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View Full Version : Share Your Culinary Successes!


Writer Cath
03-19-2009, 10:19 PM
Cath's Rainbow Cake

Part one: Who's helping? Apparently no one.

Part two: Cake's all done.

Part three: You can't complain if you didn't help. Stop looking unimpressed.

Part four: Sexy batter shot.

Part Five: La Piece de Resistance!



So come on, share your culinary prowess!

Amina516
03-20-2009, 12:54 AM
Very cute! :)

DesignFox
03-20-2009, 01:32 PM
oooh that looks awesome AND tasty! :)

I don't have a picture, but I was all proud of myself for baking cookies from scratch yesterday.

It's my SO's birthday today and I wanted to add a surprise to his gift. (Got us hockey tickets for tonight, but since he helped decide what game we were going to, it wasn't much of a suprise). This will be the first time I've actually baked for him, and it's only the second time I've done cookies from scratch and not mix.

mmmm chocolate chip cookies. They came out soft and delicious. :D

I'd love to learn to do a cake from scratch. :)

ArcticChicken
03-20-2009, 03:55 PM
I'd love to learn to do a cake from scratch. :)

A basic white or chocolate cake isn't that much harder than cookies. The only thing you need to know is how to follow a recipe.


Speaking of culinary success, I made a devil's food cake last night. I was worried because I usually don't have that much success in getting the layers out of their pans without breaking them, but I managed this time. I think the trick is to leave the house for several hours after the cakes come out of the oven, so I'm not tempted to try too soon. I was also really nervous about slicing the layers in half, but that turned out fine, too.

The thing I think I messed up on was putting enough icing between the layers, but I compensated by putting the rest on top. It then proceeded to goo everywhere.

Based on the picture on the website where I got the recipe, they expect the icing to be a bit cooler when you put it on the cake. I don't know why, the directions seem to indicate pour the hot syrup into the meringue, beating constantly, the put the icing on the cake. Maybe it would have been a lot cooler if I hadn't had the egg whites at room temperature? But they whip so much better that way.

Anyway, my cake looks like a giant white fudge covered Oreo. Haven't had a chance to try it, because it's a birthday cake, and it's generally considered rude to eat the birthday cake without the birthday girl.

I think it's going to be fantastic.

DesignFox
03-20-2009, 04:39 PM
A basic white or chocolate cake isn't that much harder than cookies. The only thing you need to know is how to follow a recipe.


So there's hope for me, yet! :)


Anyway, my cake looks like a giant white fudge covered Oreo.


*drool* That sounds sooooooooooo good.

iradney
03-20-2009, 06:08 PM
I made pork sausage pie :D

Haven't made it again coz it's a mission, but so yummy! Made the pastry and gravy from scratch, but not the sausages - I'm not THAT talented :D

AccountingDrone
03-20-2009, 09:35 PM
Well, my company laid off 10% of the population [all the way up to the vice presidential level :eek:] so I have been making bread and actually taking over more of the cooking - as long as it is something I don't have to be standing on my poor CPPDy feets.

I managed to score a very nice austrian sourdough starter culture, and have been working on a good bread recipe that still comes out after baking cheaper than storebought bread. Based on unbleached all purpose flour, powdered whole milk, an egg from our chickens, a touch of sea salt. Comes out quite nice, though not as sour as a good san francisco sourdough. Works quite well with my soups. So far this week I have done a nice french onion, a good chicken and garlic and today is a fresno style split pea soup to use up a ham bone remaining from a christmas ham that was tucked in the freezer to flavor a legume based soup whenever we got the urge to make one.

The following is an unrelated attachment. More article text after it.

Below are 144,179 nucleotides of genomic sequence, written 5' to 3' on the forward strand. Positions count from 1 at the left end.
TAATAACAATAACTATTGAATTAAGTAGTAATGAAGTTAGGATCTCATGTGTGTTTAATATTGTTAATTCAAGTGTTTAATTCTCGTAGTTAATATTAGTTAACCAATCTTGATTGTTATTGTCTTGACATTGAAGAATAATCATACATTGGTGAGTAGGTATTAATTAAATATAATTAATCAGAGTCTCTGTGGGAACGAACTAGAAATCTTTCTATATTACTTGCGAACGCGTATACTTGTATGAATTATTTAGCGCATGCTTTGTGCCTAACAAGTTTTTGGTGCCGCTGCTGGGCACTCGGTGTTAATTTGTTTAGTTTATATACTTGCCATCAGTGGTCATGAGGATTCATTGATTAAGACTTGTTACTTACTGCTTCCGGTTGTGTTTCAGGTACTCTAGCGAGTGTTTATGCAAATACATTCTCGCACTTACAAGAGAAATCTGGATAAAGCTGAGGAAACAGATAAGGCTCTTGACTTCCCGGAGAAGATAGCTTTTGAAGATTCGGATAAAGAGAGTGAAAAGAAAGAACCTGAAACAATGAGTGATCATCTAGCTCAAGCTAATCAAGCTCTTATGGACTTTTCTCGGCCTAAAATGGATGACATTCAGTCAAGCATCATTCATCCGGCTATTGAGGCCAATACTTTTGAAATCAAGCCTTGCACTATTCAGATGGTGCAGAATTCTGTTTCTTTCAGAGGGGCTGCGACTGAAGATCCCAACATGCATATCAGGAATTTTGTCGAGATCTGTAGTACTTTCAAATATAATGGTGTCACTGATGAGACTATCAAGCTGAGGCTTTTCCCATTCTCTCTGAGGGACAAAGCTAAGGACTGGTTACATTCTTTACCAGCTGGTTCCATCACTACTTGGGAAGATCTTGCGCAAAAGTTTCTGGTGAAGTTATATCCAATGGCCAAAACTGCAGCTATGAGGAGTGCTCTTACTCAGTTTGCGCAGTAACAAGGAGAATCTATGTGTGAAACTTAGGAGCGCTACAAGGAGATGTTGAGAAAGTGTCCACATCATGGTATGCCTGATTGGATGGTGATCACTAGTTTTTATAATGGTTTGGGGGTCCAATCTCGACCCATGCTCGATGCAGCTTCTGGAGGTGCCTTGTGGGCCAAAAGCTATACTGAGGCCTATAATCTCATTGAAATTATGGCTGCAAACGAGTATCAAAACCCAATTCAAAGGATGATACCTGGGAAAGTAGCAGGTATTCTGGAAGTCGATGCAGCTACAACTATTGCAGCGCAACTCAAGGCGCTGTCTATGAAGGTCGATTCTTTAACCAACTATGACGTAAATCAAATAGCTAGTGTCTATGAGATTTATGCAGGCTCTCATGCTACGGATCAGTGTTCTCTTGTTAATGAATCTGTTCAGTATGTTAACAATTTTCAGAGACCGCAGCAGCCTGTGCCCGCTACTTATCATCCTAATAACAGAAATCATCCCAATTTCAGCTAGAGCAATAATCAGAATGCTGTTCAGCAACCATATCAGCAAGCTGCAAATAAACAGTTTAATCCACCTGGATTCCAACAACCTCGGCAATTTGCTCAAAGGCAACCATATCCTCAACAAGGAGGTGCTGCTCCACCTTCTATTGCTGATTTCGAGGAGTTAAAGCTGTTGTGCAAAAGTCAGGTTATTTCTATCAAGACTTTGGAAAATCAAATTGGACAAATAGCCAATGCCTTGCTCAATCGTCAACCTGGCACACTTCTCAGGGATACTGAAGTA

Not that we actually have to do depression era frugal, but it is nice knowing that we can do it.

Rapscallion
03-20-2009, 09:38 PM
I used to make some awesome sausage. Seriously.

I even did one that was made from chicken leg meat trimmed right down and defatted pork leg meat - expensive, but lab tests showed a mere half percent fat content. Hard to cook, though, since there wasn't much fat in them at all. Stuck to pretty much any surface :p

Rapscallion

Nurian
03-20-2009, 09:43 PM
When I was to meet my future wife's parents, I was freaking out about what to do for dinner (they were coming over to our place). Without asking her, I started making My Lasagna (tm). It was baking when she came home. I told her what I was making and she got a deer-in-a-headlight look:

Wife: My father makes a very good lasagna. He's very proud of it.
Me: ....Aw crap

So not even trying to and I wind up competing with him. His wolf grin didn't help matters when he saw what I made. When he tried it though...it completely died. He started eating a little more quickly, taking some time between bites to tell me how good it was. Needless to say, I started breathing again.

My wife says I won her father over that night.

LibraryLady
03-21-2009, 01:14 AM
My story is more about quantity than quality although we received many nice comments on our food.

There's an old New York Tradition of the New Year's Day Open House. The tradition goes back to the 18th Century. It is made known in the community that the "Library-Lady Home' will be open to visitors from 11 AM to 8 PM on New Year's Day. Ladies of the house will refresh visitors with food and drink. The men of the house will be out paying the family's respects to neighbors and friends.

In the early years of our marriage we weren't all that young but we were foolish enough to think it was a good idea. We staged an old style New Year's Day Open House and did it for several years. Here's what that entailed.

11 AM to 2PM : Breakfast and Brunch [/B]

Pitchers of orange, apple and tomato juice.

A tray of bagels with cream cheese, capers, and red onions at the ready.

A tray of assorted breakfast pastries and breads with jams and jellies.

A tray of fruit. Melons, apples, oranges and preserved fruit are well represented.

A home-made quiche or two with mustard and salad available on the side. It's on a hot plate to keep it warm.

From 2 PM to 5 PM

Platters of meat, cheeses and assorted breads for sandwiches.

Potato, Pasta, cucumber and vegetable salads, all home-made.

Pickles, olives and all the condiments you could want.

5 PM to 8 PM

The bar opens We serve wine and beer. If someone wants it, we'll make them a Bloody Mary.

The hot plate from Brunch have been cleaned and we're ready to serve Dinner.